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J Pharm Sci. 1986 Jun;75(6):534-41.

Drug-excipient interactions resulting from powder mixing. III: Solid state properties and their effect on drug dissolution.


Micronized prednisone was used to study the effect of powder mixing on drug-excipient interactions and their effect on in vitro dissolution from uncompacted, hand-filled capsules. Two powder formulations contained CaHPO4 X 2H2O (dibasic calcium phosphate dihydrate) as a filler and potato starch or sodium starch glycolate as a disintegrant. The third powder formulation contained pregelatinized starch as a disintegrant/filler. The lubricant in these formulations was magnesium stearate. When drug, CaHPO4 X 2H2O, and the disintegrant were thoroughly mixed and hand filled into capsules without compaction, only approximately 70% of the drug dissolved in 30 min. The incomplete dissolution of the drug was caused by the formation of agglomerates and the inclusion of the drug particles by these agglomerates. In contrast, when a mixture of drug and pregelatinized starch was used, complete dissolution of the drug was achieved after 30 min due to the absence of agglomeration and inclusion. Prolonged mixing of the formulation containing CaHPO4 X 2H2O with magnesium stearate resulted in a decrease in the dissolution rate. The total amount of the drug dissolved at the end of 30 min was reduced from 70 to 20%. The decrease in the rate of drug dissolution resulted from drug-excipient interactions which caused flaking of the magnesium stearate particles. The adhesion of these flakes to the drug particles and drug-excipient agglomerates resulted in hydrophobic coating which reduced water penetration. The rate of drug dissolution was not affected when drug and pregelatinized starch were mixed with magnesium stearate for a prolonged time due to the absence of magnesium stearate flaking and film formation.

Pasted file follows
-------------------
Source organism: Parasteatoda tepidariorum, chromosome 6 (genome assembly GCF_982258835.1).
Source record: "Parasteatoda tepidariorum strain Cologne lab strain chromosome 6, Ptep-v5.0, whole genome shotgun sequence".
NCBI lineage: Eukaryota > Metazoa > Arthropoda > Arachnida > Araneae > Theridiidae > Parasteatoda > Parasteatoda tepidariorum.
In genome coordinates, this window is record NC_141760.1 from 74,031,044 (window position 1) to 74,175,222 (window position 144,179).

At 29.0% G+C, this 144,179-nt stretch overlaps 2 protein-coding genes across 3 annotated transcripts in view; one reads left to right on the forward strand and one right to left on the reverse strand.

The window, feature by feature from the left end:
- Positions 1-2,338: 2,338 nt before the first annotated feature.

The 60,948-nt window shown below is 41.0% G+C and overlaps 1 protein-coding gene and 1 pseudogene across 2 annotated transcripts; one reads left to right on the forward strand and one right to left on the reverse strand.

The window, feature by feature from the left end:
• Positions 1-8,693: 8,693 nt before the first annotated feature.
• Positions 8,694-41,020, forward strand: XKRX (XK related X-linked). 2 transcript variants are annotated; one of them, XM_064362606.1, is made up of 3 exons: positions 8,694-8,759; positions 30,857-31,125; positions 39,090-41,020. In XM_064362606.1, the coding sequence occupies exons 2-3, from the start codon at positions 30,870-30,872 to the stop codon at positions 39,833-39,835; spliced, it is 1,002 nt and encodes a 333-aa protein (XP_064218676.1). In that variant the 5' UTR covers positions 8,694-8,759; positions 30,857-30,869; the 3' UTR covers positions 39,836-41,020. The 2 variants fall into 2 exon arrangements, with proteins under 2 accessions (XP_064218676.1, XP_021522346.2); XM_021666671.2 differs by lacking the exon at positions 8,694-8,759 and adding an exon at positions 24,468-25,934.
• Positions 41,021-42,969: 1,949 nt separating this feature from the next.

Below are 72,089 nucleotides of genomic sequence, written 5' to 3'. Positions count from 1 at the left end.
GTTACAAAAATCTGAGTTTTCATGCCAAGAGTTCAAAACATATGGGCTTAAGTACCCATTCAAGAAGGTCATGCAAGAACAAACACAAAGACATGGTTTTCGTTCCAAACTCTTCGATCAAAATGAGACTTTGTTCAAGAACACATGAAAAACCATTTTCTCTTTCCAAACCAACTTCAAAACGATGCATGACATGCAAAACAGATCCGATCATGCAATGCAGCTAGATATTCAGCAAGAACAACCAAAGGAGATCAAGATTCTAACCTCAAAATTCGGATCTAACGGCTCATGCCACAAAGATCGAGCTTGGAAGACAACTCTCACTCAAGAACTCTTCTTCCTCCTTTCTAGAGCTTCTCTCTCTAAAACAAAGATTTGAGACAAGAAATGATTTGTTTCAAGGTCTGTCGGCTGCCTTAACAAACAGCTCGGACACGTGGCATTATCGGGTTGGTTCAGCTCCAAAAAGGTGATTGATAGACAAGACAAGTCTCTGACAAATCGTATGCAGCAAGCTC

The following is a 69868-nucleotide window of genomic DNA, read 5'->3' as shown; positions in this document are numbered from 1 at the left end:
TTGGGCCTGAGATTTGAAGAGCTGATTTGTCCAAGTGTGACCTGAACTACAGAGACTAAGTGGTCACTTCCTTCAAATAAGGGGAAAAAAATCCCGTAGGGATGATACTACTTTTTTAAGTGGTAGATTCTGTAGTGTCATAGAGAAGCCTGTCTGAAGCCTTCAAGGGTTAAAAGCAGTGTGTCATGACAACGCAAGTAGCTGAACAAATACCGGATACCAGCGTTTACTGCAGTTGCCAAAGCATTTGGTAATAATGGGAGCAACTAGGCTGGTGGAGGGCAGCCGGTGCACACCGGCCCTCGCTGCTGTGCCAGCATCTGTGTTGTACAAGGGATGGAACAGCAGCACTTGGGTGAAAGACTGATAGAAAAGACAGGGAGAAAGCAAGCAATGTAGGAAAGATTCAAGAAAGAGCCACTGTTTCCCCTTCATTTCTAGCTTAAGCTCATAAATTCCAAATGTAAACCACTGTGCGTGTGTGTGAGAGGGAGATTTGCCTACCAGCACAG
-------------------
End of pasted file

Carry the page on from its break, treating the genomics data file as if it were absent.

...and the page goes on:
[Indexed for MEDLINE]

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